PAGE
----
I envisioned something with a world influence, fairly acoustic, and peaceful. In preparation for some of the ideas I had, I bought and learned how to play an erhu, duduk, pennywhistle, Irish tenor whistle, cello, viola, and various percussion instruments.
I started at 5AM on New Year’s Day. The astute will note that either I was still up from partying all night, or I was an incredibly boring human being. I assure you it was the latter. But for some time, I’d been bouncing around the idea for what became the second track on Sanctum, “Transcending Time” and having the day off afforded me a chance to get started.
I wrote the piece before the family got out of bed, and recorded it a few days later. The title “Transcending Time” came out of the fact that it was a bit non-standard in its phrasing. Pulling out my new cello, viola, and Tenor Whistle, I played all the parts myself, making me a one-man quintet (something I’d always wanted to try.) Here’s the resulting track: http://bit.ly/rZcw67
Now the liberation had begun and the floodgates had been opened. For the first time in as long as I could remember, I was writing for me, and had the freedom to write what I wanted, instead of what I had to.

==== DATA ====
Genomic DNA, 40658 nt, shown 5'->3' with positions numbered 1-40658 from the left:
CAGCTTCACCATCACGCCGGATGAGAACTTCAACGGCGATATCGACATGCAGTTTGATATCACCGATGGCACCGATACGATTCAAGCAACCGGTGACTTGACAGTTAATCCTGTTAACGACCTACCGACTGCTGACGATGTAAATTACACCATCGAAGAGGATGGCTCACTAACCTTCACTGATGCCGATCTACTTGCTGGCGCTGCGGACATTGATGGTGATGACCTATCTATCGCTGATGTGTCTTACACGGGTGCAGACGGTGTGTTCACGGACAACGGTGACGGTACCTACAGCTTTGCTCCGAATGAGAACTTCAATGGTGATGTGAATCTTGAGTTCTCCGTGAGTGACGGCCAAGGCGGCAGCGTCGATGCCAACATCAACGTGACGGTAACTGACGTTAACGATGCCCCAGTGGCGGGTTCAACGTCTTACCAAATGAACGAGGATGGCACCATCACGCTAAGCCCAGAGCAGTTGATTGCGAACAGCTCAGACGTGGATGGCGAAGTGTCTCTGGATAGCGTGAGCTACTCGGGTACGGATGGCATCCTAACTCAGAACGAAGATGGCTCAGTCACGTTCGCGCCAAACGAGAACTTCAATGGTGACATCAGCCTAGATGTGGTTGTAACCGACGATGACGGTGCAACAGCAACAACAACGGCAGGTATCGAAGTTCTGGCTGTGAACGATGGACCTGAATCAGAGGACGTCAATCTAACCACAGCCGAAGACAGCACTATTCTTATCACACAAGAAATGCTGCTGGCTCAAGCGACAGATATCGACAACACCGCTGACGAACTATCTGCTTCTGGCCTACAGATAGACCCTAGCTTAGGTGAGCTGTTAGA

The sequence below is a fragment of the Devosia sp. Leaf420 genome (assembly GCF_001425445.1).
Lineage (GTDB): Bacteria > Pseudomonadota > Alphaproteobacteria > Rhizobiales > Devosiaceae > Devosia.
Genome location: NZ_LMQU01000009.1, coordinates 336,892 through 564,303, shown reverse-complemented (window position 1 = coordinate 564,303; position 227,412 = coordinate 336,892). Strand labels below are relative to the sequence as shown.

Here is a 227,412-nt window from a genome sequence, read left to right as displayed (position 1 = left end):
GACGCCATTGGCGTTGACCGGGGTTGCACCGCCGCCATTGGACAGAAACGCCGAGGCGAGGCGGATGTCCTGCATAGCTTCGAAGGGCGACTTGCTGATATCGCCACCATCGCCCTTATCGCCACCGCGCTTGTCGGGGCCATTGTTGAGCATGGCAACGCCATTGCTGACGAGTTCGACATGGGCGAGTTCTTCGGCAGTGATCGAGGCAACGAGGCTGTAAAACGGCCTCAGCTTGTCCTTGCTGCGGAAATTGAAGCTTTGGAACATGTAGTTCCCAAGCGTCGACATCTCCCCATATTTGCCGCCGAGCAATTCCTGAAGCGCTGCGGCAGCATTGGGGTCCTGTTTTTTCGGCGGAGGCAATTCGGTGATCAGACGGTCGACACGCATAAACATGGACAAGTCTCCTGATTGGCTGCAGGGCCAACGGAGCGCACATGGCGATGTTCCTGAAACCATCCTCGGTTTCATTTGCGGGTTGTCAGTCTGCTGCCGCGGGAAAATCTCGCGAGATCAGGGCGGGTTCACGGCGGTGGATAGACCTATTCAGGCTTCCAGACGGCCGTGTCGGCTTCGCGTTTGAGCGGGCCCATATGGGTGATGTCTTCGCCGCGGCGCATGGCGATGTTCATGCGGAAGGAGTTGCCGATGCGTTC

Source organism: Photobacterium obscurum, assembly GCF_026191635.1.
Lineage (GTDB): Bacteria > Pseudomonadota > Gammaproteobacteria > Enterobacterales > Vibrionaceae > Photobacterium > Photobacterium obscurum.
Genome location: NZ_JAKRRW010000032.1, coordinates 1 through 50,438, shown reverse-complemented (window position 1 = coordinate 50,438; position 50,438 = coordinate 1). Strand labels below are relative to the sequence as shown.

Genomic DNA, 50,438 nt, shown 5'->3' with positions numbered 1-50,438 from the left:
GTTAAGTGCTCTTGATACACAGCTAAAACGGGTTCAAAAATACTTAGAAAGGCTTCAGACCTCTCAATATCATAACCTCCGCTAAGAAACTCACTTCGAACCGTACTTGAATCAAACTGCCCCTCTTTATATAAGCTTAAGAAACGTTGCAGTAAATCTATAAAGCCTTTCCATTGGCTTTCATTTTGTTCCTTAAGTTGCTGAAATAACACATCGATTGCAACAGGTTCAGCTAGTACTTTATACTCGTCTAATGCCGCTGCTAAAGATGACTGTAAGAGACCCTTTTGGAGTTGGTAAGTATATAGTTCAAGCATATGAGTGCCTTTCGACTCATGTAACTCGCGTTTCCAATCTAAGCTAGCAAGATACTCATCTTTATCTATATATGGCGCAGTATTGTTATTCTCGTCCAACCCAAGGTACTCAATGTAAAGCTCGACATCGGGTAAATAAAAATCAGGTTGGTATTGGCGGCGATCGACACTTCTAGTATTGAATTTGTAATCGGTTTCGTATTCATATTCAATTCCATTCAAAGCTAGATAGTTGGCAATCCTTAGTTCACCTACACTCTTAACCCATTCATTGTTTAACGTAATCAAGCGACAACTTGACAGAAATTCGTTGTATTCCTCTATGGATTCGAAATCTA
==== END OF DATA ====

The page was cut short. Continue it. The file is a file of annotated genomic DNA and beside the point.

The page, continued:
It's a nice feeling.
Wednesday, November 2, 2011
Discussing ear fatigue leads me to the topic of low-level monitoring. What most people don't realize is that everything sounds good at paint-melting volume. It imparts such power and drama and your senses are so overwhelmed by sonic mayhem that you don't get a sense of what the track really sounds like.
Since not everyone will be blasting the track through fusion-powered gigawatt-rated speakers, you need to also know what things will sound like at human volume levels. This is where low-level monitoring comes in in the studio.
It actually takes quite a bit of discipline to keep the volume levels low while mixing, because it sounds so much more exciting LOUD! However, the louder you mix, the more quickly you will not only lose perspective, but your ears will wear out, and then you'll start doing things like turning up the cymbals…